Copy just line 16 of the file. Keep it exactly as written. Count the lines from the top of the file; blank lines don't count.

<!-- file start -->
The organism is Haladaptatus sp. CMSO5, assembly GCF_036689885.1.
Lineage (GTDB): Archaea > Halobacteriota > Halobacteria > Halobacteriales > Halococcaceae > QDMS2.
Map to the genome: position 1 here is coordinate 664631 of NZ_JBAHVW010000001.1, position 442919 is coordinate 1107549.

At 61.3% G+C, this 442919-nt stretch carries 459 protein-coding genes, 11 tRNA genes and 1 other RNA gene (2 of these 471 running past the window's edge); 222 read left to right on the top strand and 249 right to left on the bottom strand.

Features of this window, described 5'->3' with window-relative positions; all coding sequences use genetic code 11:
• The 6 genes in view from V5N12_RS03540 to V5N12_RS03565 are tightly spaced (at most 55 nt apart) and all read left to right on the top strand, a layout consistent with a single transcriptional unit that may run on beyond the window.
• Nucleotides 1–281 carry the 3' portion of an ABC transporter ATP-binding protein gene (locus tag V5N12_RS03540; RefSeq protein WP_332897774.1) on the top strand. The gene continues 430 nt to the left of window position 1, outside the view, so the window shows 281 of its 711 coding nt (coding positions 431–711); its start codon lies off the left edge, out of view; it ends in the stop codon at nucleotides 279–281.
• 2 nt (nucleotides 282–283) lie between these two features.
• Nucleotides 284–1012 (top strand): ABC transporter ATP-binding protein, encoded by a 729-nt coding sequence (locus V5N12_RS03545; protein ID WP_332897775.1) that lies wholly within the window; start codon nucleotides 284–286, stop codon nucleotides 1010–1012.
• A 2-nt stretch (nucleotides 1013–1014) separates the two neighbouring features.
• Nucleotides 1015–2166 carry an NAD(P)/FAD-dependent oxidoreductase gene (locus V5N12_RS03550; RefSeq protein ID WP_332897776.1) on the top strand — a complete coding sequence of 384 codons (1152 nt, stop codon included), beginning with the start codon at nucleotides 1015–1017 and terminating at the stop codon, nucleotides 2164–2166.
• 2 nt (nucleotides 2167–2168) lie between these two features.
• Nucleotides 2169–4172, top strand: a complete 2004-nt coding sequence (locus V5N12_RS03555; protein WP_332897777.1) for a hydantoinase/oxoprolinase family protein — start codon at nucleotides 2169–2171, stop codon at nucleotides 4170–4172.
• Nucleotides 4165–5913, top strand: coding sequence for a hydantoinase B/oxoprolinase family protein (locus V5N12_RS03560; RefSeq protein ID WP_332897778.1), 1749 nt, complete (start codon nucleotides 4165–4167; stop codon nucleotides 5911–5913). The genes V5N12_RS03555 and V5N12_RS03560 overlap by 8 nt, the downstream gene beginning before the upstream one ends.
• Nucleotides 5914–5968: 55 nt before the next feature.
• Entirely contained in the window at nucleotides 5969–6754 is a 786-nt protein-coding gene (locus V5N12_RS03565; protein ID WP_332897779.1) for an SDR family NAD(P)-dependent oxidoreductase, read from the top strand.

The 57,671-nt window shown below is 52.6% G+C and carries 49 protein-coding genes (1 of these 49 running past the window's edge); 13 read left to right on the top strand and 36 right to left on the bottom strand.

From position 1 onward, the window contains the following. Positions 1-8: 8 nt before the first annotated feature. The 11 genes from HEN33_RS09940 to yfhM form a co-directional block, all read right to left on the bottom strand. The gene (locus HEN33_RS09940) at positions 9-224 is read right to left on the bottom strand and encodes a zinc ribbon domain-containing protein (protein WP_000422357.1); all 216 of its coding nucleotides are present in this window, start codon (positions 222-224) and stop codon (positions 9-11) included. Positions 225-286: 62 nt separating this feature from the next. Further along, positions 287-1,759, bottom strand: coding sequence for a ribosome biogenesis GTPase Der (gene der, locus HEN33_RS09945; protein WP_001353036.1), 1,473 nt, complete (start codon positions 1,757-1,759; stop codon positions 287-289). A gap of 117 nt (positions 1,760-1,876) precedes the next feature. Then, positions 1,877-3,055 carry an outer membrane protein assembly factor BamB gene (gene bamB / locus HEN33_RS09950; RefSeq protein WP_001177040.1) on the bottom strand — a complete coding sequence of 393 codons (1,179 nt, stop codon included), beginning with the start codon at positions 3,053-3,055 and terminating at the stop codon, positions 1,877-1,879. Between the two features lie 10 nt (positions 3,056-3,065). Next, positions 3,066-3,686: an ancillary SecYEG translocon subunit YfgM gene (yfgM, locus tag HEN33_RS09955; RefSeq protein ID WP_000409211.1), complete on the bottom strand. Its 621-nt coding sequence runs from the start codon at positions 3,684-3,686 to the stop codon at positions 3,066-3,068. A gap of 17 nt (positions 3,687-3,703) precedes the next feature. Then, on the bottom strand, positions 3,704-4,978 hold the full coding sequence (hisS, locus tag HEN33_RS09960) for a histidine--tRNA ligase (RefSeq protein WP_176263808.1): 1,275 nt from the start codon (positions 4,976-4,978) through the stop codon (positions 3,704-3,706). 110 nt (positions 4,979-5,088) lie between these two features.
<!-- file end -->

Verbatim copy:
• Entirely contained in the window at nucleotides 5969–6754 is a 786-nt protein-coding gene (locus V5N12_RS03565; protein ID WP_332897779.1) for an SDR family NAD(P)-dependent oxidoreductase, read from the top strand.